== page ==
Monday, September 26, 2011
Because my car is dead right now, I took a train into Boston and met up with my friend Emma and her dad, and we all drove up to Lancaster. Saturday morning we were treated to a wonderful breakfast, including bagels cut on the shop's bandsaw. The main events of the day were a talk presenting load considerations when designing a timber frame structure, followed by either scribing a small trailside shelter or a guided tour or a historic barn nearby. I decided to stick around for the scribing workshop, which began with mapping out a scribing floor.
At the Chester bridge project that I worked on, we did not use a scribing floor or any other similar locating techniques, instead measuring diagonals and pulling off of reference points to locate our timbers in the lay-ups. In this case, however, we had the luxury of a scribing floor built before hand. This floor is level and flat, and has the full scale blue print for the East bent drawn onto it using points and chalk lines. Using this floor, putting the timbers into position is quick and easy. All that needs to be done is line the timbers up over the lines on the floor using plumb lines, no math or checking diagonals or anything else necessary.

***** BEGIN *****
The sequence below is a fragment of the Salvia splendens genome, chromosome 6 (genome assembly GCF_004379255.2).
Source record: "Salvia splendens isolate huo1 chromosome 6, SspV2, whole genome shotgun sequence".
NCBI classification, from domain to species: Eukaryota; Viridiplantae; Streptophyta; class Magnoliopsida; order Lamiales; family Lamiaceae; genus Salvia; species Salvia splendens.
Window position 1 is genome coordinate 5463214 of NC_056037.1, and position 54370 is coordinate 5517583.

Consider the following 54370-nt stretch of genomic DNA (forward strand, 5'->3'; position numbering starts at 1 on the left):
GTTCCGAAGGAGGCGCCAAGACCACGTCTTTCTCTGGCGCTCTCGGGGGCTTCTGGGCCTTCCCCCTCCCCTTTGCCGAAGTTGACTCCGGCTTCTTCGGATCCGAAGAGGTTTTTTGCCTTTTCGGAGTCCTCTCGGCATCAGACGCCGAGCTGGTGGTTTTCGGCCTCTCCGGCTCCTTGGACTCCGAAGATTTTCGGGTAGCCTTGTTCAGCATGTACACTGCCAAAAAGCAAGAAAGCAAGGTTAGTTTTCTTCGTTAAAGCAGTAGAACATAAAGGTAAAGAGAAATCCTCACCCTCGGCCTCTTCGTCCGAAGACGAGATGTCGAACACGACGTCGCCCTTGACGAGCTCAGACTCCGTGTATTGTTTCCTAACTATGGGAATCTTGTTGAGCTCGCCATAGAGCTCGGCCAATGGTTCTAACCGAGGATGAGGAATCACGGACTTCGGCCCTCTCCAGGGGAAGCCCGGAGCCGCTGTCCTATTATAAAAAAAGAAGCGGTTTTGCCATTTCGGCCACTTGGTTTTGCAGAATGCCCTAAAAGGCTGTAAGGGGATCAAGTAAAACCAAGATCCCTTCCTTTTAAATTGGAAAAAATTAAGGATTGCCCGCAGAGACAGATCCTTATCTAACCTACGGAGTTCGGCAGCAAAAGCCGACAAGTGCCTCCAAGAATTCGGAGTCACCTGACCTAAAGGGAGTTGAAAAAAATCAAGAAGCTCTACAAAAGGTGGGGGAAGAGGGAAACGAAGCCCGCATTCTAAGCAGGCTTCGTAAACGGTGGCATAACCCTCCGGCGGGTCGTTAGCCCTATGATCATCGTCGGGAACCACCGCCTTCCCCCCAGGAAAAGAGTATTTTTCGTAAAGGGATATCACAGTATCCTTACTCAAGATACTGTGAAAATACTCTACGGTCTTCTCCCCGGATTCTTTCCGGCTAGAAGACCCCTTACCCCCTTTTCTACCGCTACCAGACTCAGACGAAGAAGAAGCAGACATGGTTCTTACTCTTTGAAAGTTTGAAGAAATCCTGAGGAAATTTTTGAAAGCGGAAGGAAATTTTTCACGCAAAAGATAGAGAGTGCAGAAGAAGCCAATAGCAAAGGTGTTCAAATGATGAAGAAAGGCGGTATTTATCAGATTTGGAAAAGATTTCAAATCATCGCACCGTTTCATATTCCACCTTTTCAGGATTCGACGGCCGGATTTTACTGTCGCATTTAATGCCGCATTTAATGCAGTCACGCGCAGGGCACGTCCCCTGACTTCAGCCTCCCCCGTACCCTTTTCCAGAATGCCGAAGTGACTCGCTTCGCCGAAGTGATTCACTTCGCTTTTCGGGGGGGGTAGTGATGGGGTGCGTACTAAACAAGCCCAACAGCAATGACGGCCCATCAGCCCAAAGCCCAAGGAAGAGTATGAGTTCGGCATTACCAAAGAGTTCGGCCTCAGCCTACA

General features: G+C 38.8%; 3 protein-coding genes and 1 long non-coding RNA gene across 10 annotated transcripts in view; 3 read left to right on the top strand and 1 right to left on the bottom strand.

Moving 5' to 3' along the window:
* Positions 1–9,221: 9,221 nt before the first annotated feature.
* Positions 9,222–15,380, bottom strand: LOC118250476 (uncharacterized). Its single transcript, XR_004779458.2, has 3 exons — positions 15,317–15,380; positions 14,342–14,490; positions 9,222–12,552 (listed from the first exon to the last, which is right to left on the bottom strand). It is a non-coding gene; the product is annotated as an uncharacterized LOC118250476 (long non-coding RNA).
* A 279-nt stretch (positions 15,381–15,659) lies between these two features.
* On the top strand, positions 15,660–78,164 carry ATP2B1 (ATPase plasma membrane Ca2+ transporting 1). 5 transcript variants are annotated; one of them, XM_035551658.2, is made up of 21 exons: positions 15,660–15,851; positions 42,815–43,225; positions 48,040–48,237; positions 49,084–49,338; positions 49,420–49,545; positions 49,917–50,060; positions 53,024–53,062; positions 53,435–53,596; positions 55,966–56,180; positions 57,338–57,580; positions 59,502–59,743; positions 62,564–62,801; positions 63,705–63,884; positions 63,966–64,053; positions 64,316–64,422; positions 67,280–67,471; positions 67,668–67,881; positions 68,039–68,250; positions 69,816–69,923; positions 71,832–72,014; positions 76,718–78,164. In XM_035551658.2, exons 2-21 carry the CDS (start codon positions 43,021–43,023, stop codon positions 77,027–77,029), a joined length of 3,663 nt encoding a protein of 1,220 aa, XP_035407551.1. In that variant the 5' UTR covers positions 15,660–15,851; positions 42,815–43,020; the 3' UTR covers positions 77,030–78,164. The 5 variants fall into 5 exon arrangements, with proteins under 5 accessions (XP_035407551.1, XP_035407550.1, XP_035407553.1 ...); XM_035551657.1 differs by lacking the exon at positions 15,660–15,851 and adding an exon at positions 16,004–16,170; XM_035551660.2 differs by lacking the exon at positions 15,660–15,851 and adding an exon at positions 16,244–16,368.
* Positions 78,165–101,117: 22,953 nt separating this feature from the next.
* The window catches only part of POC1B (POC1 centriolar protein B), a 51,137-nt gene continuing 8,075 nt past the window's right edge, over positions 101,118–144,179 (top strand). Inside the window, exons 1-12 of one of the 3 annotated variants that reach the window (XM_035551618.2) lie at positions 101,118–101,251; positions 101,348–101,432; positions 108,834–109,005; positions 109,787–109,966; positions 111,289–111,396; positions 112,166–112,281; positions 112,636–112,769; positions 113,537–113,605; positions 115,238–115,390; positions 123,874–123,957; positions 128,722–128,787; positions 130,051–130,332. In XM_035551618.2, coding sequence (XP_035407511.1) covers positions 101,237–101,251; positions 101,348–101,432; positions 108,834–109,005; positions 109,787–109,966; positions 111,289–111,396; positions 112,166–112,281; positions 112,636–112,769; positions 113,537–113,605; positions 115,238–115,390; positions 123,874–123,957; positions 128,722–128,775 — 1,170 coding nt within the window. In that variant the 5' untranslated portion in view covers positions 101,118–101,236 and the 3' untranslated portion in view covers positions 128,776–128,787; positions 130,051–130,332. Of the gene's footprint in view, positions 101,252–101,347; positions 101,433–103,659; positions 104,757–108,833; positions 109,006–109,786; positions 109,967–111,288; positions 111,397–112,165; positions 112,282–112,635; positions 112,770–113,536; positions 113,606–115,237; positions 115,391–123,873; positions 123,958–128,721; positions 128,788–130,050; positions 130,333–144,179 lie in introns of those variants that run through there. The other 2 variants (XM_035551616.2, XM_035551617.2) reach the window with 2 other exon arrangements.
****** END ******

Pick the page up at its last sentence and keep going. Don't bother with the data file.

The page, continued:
Another bent was laid-up in the workshop at the mill, with a map drawn on the floor in there.
With very few additions to this tool kit, I could build anything from a dovetailed box with a frame and panel lid to a house, given some time. The biggest trick would be working out solid holding methods for working smaller pieces without a workbench (as is necessary if traveling with a toolkit). Toshio Odate's book on Japanese Tools and Their Use helps to solve this issue.
Tuesday, September 13, 2011
Below is a pair of Maple spoons that I roughed out tonight. I'm attending a wedding this coming weekend, and I think a few spoons will make a suitable gift. I have to carve at least one more, because I realized too late that the groom is a lefty, and I made these both righty. These are pretty good sized, that's about a 4" knife blade. Perfect for cooking or serving. I'll let them dry out for a couple of days and then finish them up. You may notice the funky handle on the one-sometimes, despite my best intentions, the wood is just too stubborn. It will get some more shaping when I finish them, so it looks less like I cut off a chunk by accident and more like a cool, funky handle.